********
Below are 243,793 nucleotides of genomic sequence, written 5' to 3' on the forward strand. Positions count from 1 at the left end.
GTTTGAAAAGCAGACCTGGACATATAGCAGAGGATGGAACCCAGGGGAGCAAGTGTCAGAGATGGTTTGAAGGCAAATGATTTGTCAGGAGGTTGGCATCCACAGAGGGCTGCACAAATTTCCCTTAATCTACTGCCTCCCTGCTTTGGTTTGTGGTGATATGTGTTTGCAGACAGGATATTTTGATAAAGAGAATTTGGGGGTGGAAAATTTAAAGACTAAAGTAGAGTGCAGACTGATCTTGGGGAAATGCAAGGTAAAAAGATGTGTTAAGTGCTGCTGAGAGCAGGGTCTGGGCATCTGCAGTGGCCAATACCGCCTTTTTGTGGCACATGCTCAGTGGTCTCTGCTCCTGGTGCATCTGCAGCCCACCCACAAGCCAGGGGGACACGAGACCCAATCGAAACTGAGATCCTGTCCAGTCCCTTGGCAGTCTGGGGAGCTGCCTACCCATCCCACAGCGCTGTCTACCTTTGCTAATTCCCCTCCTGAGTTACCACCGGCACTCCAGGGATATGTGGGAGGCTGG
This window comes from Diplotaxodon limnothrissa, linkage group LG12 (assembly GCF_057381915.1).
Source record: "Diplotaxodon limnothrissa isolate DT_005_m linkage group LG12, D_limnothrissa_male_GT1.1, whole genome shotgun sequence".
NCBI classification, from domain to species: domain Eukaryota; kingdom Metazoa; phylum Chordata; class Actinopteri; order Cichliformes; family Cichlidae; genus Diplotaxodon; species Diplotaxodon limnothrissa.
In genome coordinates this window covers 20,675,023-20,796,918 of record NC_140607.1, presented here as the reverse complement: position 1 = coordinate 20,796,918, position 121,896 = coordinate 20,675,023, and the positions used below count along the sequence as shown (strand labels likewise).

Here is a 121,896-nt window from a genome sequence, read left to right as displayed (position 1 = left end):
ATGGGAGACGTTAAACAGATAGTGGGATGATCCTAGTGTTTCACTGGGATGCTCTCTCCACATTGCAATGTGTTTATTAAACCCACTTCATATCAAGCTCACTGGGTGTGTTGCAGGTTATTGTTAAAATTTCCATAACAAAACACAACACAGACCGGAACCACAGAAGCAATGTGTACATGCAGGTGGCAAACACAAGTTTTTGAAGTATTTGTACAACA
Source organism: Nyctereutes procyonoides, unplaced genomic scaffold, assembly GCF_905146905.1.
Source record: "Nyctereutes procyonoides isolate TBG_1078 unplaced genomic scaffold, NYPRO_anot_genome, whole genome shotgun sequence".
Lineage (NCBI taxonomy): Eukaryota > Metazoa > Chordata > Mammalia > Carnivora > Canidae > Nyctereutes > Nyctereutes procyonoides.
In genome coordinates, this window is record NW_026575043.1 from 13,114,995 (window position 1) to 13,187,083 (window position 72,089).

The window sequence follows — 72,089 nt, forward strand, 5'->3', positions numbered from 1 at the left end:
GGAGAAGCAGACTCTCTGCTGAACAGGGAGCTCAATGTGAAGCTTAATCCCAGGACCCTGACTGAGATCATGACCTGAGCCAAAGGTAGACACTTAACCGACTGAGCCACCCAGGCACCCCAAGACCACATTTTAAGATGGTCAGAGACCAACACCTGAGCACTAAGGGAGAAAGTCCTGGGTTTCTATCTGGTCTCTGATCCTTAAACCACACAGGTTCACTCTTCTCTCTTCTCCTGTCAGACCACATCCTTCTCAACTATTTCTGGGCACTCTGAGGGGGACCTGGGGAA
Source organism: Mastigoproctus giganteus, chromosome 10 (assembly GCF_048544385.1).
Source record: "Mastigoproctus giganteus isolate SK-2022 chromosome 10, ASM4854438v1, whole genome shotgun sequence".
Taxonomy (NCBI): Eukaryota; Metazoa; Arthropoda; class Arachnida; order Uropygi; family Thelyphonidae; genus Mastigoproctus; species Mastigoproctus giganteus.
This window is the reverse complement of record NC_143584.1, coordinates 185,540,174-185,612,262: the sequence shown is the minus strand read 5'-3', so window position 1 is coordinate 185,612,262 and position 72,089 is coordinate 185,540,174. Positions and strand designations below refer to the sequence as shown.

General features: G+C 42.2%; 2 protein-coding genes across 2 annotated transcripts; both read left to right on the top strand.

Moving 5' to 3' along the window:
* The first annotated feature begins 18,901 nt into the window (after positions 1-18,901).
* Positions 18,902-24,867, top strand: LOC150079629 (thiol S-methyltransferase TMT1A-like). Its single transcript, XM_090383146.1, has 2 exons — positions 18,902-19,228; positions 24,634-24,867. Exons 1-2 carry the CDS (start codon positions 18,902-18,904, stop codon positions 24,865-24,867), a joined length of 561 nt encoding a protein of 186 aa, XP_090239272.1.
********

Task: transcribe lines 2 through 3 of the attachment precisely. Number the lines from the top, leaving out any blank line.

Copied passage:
GTTTGAAAAGCAGACCTGGACATATAGCAGAGGATGGAACCCAGGGGAGCAAGTGTCAGAGATGGTTTGAAGGCAAATGATTTGTCAGGAGGTTGGCATCCACAGAGGGCTGCACAAATTTCCCTTAATCTACTGCCTCCCTGCTTTGGTTTGTGGTGATATGTGTTTGCAGACAGGATATTTTGATAAAGAGAATTTGGGGGTGGAAAATTTAAAGACTAAAGTAGAGTGCAGACTGATCTTGGGGAAATGCAAGGTAAAAAGATGTGTTAAGTGCTGCTGAGAGCAGGGTCTGGGCATCTGCAGTGGCCAATACCGCCTTTTTGTGGCACATGCTCAGTGGTCTCTGCTCCTGGTGCATCTGCAGCCCACCCACAAGCCAGGGGGACACGAGACCCAATCGAAACTGAGATCCTGTCCAGTCCCTTGGCAGTCTGGGGAGCTGCCTACCCATCCCACAGCGCTGTCTACCTTTGCTAATTCCCCTCCTGAGTTACCACCGGCACTCCAGGGATATGTGGGAGGCTGG
This window comes from Diplotaxodon limnothrissa, linkage group LG12 (assembly GCF_057381915.1).